I was in the Coop the other day, searching for a textbook. Going up stairs and down hallways, with soft, sappy elevator music soothing my ears, I passed by all kinds of merchandise. Women's clothing. Electronics. Tapes and CDs. Picture frames. The Coop truly has everything, I thought.
Everything except student shoppers.
You see, the Harvard Cooperative Society has ceased to serve student needs. Instead of providing bargains, the Coop has become a pricey department store. And the yearly rebate is so miniscule (one percent last year) that the store should be embarrassed to send out checks that small.
The Coop of today has all but abandoned its original purpose. It was founded in 1882 by a group of Harvard students who felt that the prices offered by Harvard Square merchants were excessively high. Thus, these ambitious students decided to open a store to provide members--students, faculty or employees of the College--with cheaper books, notebooks, pens, furniture, wood and coal.
The Coop offered lower prices; the store's profits were mandated to be only five percent above wholesale value. Any profits that were earned were given back to the members in the form of a yearly rebate.
The Coop flourished, and soon it was serving MIT students and faculty, as well as doing more business with "non-members"--the residents of Cambridge. Although not eligible for the rebates enjoyed by members, many non-members found the Coop's prices and merchandise to be quite reasonable.
Despite this expansion, the directors never lost sight of the Coop's original purpose: to provide savings to students and faculty. Prices continued to be very competitive, and the rebate stayed around 10 percent for many years.
In the mid-1980's, however, the rebate began to drop steadily. It fell to five percent by 1991, then dropped precipitously to 1.1 percent in 1992. Last year, the rebate reached an all-time low of one percent.
Somewhere along the line, as the Coop grew into the sprawling department store that it is today, the once-attractive prices grew higher and higher. Now, almost anything on sale in the Coop can be found elsewhere for a substantially lower price.
Why has this happened? The recent recession has certainly not helped matters. New England merchants have been hit hard, and the Coop is no exception.
Still, the failing economy is only part of the reason. Most of the losses are concentrated in certain departments, particularly women's wear, computers and music. These losses perennially suck up the profits that are earned in more successful departments.
The Coop has tried to become a department store for the city of Cambridge and has failed to focus on the needs of students. In doing so, the Coop has sustained heavy financial losses, which have hurt students further by virtually eliminating the rebate.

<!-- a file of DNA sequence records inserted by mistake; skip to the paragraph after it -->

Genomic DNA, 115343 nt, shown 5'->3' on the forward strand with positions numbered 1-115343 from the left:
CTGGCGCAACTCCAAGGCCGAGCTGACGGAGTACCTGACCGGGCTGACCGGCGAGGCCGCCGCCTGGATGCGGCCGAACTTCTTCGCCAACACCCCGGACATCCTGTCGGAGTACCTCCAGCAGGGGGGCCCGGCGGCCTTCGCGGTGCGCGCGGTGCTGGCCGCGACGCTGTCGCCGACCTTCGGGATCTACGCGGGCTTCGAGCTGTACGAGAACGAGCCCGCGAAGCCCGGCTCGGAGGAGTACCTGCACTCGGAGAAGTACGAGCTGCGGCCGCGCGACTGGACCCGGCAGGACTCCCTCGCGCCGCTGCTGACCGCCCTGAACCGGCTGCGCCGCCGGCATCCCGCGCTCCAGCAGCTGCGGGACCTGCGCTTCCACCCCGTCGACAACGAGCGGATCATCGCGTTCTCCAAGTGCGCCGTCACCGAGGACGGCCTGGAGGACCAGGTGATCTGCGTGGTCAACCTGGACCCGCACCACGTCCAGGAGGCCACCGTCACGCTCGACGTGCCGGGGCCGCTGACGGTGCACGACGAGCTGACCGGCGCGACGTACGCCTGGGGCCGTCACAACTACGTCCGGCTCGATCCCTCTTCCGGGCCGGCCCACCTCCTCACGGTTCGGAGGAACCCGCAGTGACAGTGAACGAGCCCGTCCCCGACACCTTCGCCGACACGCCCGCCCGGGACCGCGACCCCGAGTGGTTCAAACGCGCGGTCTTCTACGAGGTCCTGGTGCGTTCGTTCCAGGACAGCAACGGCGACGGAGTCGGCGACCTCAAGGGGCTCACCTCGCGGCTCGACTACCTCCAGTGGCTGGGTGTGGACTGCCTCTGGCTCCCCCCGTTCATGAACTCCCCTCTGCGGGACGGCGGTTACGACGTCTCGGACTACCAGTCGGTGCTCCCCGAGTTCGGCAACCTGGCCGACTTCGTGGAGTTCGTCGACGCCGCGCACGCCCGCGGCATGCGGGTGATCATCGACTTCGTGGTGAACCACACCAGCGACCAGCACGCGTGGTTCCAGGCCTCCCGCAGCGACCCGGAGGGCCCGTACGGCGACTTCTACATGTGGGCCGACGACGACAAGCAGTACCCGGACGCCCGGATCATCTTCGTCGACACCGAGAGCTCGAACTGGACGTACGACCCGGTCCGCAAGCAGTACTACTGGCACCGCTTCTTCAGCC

It is high time for the Coop to return to its original mission--to provide members with the goods they need, at low cost. Based on recent experience, focusing on student needs will lead to higher profits--and larger rebates.
It is no coincidence that the most successful departments are those which provide for the needs of students. Demand for textbooks and stationary, for example, is high, and there are few other suppliers. High demand means high sales and healthy profits.
And it is precisely those departments that students do not frequent that are consistently losing money. You can be sure that almost no Harvard students buy clothing from "Women's World." Most students choose to buy their computers at the Technology Product Center, and during the year need only purchase printer ribbons and floppy disks, which can be found quite cheaply at Radio Shack or other such stores.
Perhaps the Coop's managers feel that increased business with non-members would boost profits, thus also boosting members' rebates. While this is theoretically a good strategy, it does not seem to be working. It is time for the Coop to trim some of its dead weight, and eliminate chronically unprofitable departments.
Despite the steady decline in profits, the managers still have not caught on. For example, while they readily acknowledge that the Cambridge music market is one of the most competitive in the country, they insist on devoting an entire floor of the store to music, and then wondering why exactly that department loses money.
Fortunately, there is some hope that reason will prevail. The Coop was founded by students, and in keeping with that tradition, 11 of the 23-person Board of Directors are Harvard and MIT students. Many of them joined the Board not only to gain experience in running a business, but in order to make sure that the Coop serves the needs of students.
Today, the names of the newly-elected student members of the 1994-95 Board were released. Hopefully, these members will work to restore the Coop's original purpose. Otherwise, students may find that their year-end rebate barely covers the $1 Coop membership fee.